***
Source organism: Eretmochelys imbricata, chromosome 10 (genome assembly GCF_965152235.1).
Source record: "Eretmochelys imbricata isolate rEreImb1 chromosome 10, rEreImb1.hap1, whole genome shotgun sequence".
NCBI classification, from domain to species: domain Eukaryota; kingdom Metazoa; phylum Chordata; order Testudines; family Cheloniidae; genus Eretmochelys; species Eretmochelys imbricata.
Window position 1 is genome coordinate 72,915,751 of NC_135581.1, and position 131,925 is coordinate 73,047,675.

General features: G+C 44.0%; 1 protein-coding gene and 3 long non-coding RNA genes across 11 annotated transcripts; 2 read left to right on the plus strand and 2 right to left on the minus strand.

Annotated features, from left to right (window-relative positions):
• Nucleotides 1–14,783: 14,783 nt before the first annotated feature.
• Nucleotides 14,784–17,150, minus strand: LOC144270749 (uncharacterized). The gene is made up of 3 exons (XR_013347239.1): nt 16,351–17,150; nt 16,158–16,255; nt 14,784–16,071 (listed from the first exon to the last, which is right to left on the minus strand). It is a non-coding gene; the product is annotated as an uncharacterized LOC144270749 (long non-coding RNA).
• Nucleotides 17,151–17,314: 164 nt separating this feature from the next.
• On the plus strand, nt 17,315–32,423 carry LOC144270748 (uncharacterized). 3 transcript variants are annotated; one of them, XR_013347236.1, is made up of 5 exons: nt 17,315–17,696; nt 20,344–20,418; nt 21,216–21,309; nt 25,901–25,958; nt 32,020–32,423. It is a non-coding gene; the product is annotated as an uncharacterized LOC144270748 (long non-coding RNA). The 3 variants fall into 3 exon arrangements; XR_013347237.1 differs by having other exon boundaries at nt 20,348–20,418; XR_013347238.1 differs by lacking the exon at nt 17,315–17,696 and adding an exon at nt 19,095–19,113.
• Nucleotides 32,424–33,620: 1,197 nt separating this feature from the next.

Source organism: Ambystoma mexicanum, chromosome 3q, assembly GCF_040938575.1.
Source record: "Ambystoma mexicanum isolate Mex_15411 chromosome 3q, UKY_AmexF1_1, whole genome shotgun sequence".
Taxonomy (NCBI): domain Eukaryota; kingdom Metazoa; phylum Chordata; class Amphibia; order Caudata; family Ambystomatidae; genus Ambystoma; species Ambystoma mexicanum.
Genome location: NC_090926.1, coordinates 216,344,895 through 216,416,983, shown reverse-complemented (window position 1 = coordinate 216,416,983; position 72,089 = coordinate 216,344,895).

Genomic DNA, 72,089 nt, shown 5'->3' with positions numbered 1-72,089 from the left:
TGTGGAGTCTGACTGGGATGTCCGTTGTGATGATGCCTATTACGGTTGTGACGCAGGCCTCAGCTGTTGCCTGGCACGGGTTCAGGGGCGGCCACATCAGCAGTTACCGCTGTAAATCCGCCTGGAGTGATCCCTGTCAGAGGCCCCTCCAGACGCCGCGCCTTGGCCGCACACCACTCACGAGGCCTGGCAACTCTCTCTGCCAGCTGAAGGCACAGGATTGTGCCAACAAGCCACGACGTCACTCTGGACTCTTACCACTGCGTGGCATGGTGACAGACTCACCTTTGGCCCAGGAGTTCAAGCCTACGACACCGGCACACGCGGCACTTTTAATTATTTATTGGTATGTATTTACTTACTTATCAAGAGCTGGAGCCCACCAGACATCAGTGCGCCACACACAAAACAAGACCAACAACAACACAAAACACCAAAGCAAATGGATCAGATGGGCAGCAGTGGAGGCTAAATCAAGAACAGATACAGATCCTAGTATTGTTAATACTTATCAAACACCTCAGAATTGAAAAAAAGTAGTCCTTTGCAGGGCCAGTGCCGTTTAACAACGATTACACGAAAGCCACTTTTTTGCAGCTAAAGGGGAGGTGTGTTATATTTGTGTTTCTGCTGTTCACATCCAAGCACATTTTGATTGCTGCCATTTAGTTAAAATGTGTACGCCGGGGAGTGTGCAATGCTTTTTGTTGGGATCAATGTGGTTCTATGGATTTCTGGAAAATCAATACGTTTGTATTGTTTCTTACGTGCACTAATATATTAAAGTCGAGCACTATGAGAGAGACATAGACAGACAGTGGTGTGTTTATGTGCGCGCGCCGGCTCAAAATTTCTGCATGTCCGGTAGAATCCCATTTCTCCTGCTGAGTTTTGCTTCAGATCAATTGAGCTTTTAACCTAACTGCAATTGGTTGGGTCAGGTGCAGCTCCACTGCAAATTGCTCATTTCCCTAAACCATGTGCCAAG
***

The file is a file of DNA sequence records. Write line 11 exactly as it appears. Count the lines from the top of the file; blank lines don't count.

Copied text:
• Nucleotides 32,424–33,620: 1,197 nt separating this feature from the next.